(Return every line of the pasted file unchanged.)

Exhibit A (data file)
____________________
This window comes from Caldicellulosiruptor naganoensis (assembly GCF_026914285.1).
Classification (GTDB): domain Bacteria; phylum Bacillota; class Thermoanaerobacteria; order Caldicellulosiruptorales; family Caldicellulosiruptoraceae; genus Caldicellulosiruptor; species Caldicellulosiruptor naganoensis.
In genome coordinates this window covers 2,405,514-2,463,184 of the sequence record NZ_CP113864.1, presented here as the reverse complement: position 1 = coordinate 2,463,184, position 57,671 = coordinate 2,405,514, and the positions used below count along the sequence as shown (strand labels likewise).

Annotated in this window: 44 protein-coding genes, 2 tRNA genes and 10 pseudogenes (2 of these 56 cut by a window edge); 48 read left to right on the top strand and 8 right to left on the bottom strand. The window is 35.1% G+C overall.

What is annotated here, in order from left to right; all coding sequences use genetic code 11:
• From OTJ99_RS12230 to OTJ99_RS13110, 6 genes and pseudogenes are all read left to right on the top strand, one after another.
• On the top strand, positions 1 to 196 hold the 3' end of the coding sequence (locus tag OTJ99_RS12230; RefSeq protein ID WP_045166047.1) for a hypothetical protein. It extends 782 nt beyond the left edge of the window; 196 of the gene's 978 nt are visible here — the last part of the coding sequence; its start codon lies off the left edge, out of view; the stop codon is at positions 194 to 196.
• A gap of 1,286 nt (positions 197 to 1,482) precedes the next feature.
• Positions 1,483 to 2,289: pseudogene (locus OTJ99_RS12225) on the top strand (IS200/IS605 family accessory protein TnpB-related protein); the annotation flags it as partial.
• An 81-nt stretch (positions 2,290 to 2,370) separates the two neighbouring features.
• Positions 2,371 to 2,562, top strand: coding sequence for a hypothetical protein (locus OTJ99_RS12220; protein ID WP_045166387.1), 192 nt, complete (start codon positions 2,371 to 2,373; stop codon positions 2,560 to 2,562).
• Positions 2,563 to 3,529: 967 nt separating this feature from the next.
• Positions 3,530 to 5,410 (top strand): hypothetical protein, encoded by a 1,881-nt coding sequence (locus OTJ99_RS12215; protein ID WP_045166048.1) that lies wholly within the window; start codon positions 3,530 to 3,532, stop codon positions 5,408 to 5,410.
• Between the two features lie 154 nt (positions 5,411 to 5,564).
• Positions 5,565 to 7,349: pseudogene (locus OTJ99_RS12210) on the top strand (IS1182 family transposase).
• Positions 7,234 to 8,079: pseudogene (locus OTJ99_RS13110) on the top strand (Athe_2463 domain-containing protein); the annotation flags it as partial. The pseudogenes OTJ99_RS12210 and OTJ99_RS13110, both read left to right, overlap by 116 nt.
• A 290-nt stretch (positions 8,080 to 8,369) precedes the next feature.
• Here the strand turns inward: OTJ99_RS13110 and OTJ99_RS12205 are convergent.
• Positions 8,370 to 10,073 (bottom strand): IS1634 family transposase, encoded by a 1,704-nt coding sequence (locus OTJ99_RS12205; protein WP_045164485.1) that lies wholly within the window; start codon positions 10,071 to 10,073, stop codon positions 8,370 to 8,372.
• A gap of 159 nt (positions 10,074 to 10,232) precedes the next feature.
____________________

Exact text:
This window comes from Caldicellulosiruptor naganoensis (assembly GCF_026914285.1).
Classification (GTDB): domain Bacteria; phylum Bacillota; class Thermoanaerobacteria; order Caldicellulosiruptorales; family Caldicellulosiruptoraceae; genus Caldicellulosiruptor; species Caldicellulosiruptor naganoensis.
In genome coordinates this window covers 2,405,514-2,463,184 of the sequence record NZ_CP113864.1, presented here as the reverse complement: position 1 = coordinate 2,463,184, position 57,671 = coordinate 2,405,514, and the positions used below count along the sequence as shown (strand labels likewise).

Annotated in this window: 44 protein-coding genes, 2 tRNA genes and 10 pseudogenes (2 of these 56 cut by a window edge); 48 read left to right on the top strand and 8 right to left on the bottom strand. The window is 35.1% G+C overall.

What is annotated here, in order from left to right; all coding sequences use genetic code 11:
• From OTJ99_RS12230 to OTJ99_RS13110, 6 genes and pseudogenes are all read left to right on the top strand, one after another.
• On the top strand, positions 1 to 196 hold the 3' end of the coding sequence (locus tag OTJ99_RS12230; RefSeq protein ID WP_045166047.1) for a hypothetical protein. It extends 782 nt beyond the left edge of the window; 196 of the gene's 978 nt are visible here — the last part of the coding sequence; its start codon lies off the left edge, out of view; the stop codon is at positions 194 to 196.
• A gap of 1,286 nt (positions 197 to 1,482) precedes the next feature.
• Positions 1,483 to 2,289: pseudogene (locus OTJ99_RS12225) on the top strand (IS200/IS605 family accessory protein TnpB-related protein); the annotation flags it as partial.
• An 81-nt stretch (positions 2,290 to 2,370) separates the two neighbouring features.
• Positions 2,371 to 2,562, top strand: coding sequence for a hypothetical protein (locus OTJ99_RS12220; protein ID WP_045166387.1), 192 nt, complete (start codon positions 2,371 to 2,373; stop codon positions 2,560 to 2,562).
• Positions 2,563 to 3,529: 967 nt separating this feature from the next.
• Positions 3,530 to 5,410 (top strand): hypothetical protein, encoded by a 1,881-nt coding sequence (locus OTJ99_RS12215; protein ID WP_045166048.1) that lies wholly within the window; start codon positions 3,530 to 3,532, stop codon positions 5,408 to 5,410.
• Between the two features lie 154 nt (positions 5,411 to 5,564).
• Positions 5,565 to 7,349: pseudogene (locus OTJ99_RS12210) on the top strand (IS1182 family transposase).
• Positions 7,234 to 8,079: pseudogene (locus OTJ99_RS13110) on the top strand (Athe_2463 domain-containing protein); the annotation flags it as partial. The pseudogenes OTJ99_RS12210 and OTJ99_RS13110, both read left to right, overlap by 116 nt.
• A 290-nt stretch (positions 8,080 to 8,369) precedes the next feature.
• Here the strand turns inward: OTJ99_RS13110 and OTJ99_RS12205 are convergent.
• Positions 8,370 to 10,073 (bottom strand): IS1634 family transposase, encoded by a 1,704-nt coding sequence (locus OTJ99_RS12205; protein WP_045164485.1) that lies wholly within the window; start codon positions 10,071 to 10,073, stop codon positions 8,370 to 8,372.
• A gap of 159 nt (positions 10,074 to 10,232) precedes the next feature.